Hanging Bite

So the big day arrived: Sunday 2nd September and it was time to hang the show. We had 243 works to get on the walls varying in size from tiny mezzotints to huge woodcuts, from lovely rich black etchings to bright colourful screenprints. The way we do this at the Mall Galleries is that the works are placed by the Hanging Committee (usually artists) and then put on the walls by the Mall’s technicians. The Hangers oversee the process and can change things if there is a problem, and remain responsible for how the show looks on the wall. It is an art in itself making sure that the show looks coherent and that all the works are placed to their best advantage.

 

We find that a small hanging committee works best, and this year I was assisted ably by Euan Stewart, one of our exhibiting artists, as my usual colleague Megan Fishpool was unavoidably absent. The first decision we had to make was how to hang the new Threadneedle Space. It has a quite different light to the Main Gallery: it is cooler and not as bright. As I had expected various works just ‘died’ in there, their colours became less vibrant and they just lost impact. We found that we were choosing works with an architectural bent in tune with what Euan described as the “industrial space” of the gallery. We also decided to hang it quite sparsely, as this seemed to be the best way to use its unique attributes.

 

All the works in the show had been put up against the walls of two of the galleries, unfortunately these were the Main and North Galleries, so we had a lot of walking around and carrying to do to bring the prints into the Threadneedle Space. I soon noticed that we were choosing a lot of monochrome works, and we then started looking for colourful works that would work in the lighting. When hanging the show we first place the ‘centres’ of the walls. These should be the largest and strongest works, and in the Threadneedle you only need one central piece per wall, whereas in the Main Gallery you need several to carry the eye along the length of the hang. Then you have to place the end pieces. Again they have to be strong, and preferably colourful (red is great), and they bring the wall to stop, giving the eye something to linger on. In between you hang the other prints, allowing the prints to play off against each other without overwhelming the quieter ones. This is a question of matching shapes and colours, bringing out similarities and echoing compositional elements; or choosing works which were totally different as the contrast can also work well. We had a great Barbara Rae, Vaucluse, for a main centre and we put a fantastic black woodcut, Research by Andy Cumming opposite.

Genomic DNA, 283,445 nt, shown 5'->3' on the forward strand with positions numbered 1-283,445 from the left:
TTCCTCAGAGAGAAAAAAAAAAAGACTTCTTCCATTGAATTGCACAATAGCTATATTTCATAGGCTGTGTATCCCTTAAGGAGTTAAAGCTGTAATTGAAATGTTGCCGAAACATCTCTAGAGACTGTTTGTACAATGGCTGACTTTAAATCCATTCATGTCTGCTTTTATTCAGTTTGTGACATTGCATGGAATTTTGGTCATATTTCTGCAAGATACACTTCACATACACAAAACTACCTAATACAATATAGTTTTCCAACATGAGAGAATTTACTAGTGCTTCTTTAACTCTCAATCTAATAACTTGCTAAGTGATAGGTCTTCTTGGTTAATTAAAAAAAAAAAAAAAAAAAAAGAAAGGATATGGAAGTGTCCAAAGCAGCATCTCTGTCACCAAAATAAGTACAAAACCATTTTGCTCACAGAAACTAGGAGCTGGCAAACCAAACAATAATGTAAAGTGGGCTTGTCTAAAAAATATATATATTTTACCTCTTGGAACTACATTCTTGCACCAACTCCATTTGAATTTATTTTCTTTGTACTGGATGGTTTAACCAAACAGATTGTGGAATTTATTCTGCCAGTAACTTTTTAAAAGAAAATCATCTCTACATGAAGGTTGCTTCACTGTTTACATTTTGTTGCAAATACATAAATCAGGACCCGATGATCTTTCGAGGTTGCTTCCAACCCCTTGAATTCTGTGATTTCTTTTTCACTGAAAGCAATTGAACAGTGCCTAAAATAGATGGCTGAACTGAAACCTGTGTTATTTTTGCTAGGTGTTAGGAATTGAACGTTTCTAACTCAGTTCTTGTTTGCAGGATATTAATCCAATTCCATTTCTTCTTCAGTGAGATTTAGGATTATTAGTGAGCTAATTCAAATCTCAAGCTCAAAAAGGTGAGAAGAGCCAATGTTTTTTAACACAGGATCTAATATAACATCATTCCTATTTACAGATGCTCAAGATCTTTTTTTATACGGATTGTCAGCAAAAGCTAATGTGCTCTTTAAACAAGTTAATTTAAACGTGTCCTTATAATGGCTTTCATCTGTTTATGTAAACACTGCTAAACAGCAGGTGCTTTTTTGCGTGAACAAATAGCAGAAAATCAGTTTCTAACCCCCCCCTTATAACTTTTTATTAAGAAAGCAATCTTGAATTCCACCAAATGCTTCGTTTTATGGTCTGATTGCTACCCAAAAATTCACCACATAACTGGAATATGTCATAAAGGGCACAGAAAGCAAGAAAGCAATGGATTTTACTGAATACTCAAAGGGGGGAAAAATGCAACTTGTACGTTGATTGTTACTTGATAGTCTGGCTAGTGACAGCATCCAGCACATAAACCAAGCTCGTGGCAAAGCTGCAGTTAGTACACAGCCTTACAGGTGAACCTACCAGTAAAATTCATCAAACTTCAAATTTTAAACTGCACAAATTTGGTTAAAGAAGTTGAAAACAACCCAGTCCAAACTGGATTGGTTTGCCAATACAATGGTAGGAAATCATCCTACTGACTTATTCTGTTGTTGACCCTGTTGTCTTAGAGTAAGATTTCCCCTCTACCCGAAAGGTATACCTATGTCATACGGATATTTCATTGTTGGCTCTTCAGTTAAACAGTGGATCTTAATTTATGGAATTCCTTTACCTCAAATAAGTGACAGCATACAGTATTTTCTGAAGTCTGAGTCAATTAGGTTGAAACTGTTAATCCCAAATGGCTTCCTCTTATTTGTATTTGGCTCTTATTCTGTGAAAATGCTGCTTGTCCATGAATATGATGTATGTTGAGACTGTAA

We had the Threadneedle placed by 11:00, and moved onto the Main Gallery. I was worried that with only about 53 works in the Threadneedle we would be seriously short of space in the Main. We decided on and placed the ‘Centres’ on the main wall and then set about hanging the end wall in its entirety. All the time you hang you have the head technician very politely asking if you have a wall ready yet, so his team can get going. This just adds another layer of pressure: not only do you have to get it right, you have to do it quickly as well. The end wall has to have a lot of impact to ensure that visitors are enticed down to that end of the Galleries and away from the café. Once that was sorted we quickly finished the main wall, with a series of strong prints centred on Tom Hammick’s powerful Edgeland, and we turned our attention to the back wall. The technicians went to work hanging the two walls we had placed which gave us a bit of breathing space, and we then started to fit our remaining works onto the back wall with the two screens. This effectively breaks it up into three smaller walls, each u-shaped with the ends of the screens as separate entities. Euan was keen to tie them together by using a pair of large black prints and we then agonised about how many other prints to put there. Opposite Tom Hammick’s print we put Kevin O’Keefe’s wonderful Late afternoon on the hard shoulder… But still it was beginning to look as though we wouldn’t fit everything in, which would mean re-hanging some already fitted walls, not a pleasant prospect. By using every bit of space and being very careful with our placements we managed to fit every print in, without it looking too crowded. We finished placing the works at 3:30pm, so with a 30 minute break for lunch we had done it all in about six hours. They were all hung by 4:30 and I returned home exhausted to a well-earned scotch.

Simon Whittle

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